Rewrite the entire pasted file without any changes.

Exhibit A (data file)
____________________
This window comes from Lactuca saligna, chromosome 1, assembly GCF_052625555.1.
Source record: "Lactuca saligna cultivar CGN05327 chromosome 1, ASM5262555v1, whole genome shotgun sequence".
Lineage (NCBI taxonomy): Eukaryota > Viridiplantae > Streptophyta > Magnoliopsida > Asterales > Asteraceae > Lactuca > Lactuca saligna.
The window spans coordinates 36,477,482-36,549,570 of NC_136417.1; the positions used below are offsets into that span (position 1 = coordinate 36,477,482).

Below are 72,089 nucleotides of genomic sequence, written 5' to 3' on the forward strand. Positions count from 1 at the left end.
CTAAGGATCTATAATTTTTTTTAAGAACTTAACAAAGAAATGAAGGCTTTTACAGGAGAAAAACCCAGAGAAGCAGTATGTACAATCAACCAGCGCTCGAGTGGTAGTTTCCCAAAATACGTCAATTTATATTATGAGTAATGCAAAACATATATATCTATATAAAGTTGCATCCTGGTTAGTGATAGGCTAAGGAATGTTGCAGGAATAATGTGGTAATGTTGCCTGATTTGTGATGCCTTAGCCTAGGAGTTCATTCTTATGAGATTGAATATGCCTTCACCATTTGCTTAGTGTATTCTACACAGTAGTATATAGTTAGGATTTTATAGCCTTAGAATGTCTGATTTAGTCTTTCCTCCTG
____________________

This window comes from Lactuca saligna, chromosome 1, assembly GCF_052625555.1.
Source record: "Lactuca saligna cultivar CGN05327 chromosome 1, ASM5262555v1, whole genome shotgun sequence".
Lineage (NCBI taxonomy): Eukaryota > Viridiplantae > Streptophyta > Magnoliopsida > Asterales > Asteraceae > Lactuca > Lactuca saligna.
The window spans coordinates 36,477,482-36,549,570 of NC_136417.1; the positions used below are offsets into that span (position 1 = coordinate 36,477,482).

Below are 72,089 nucleotides of genomic sequence, written 5' to 3' on the forward strand. Positions count from 1 at the left end.
CTAAGGATCTATAATTTTTTTTAAGAACTTAACAAAGAAATGAAGGCTTTTACAGGAGAAAAACCCAGAGAAGCAGTATGTACAATCAACCAGCGCTCGAGTGGTAGTTTCCCAAAATACGTCAATTTATATTATGAGTAATGCAAAACATATATATCTATATAAAGTTGCATCCTGGTTAGTGATAGGCTAAGGAATGTTGCAGGAATAATGTGGTAATGTTGCCTGATTTGTGATGCCTTAGCCTAGGAGTTCATTCTTATGAGATTGAATATGCCTTCACCATTTGCTTAGTGTATTCTACACAGTAGTATATAGTTAGGATTTTATAGCCTTAGAATGTCTGATTTAGTCTTTCCTCCTG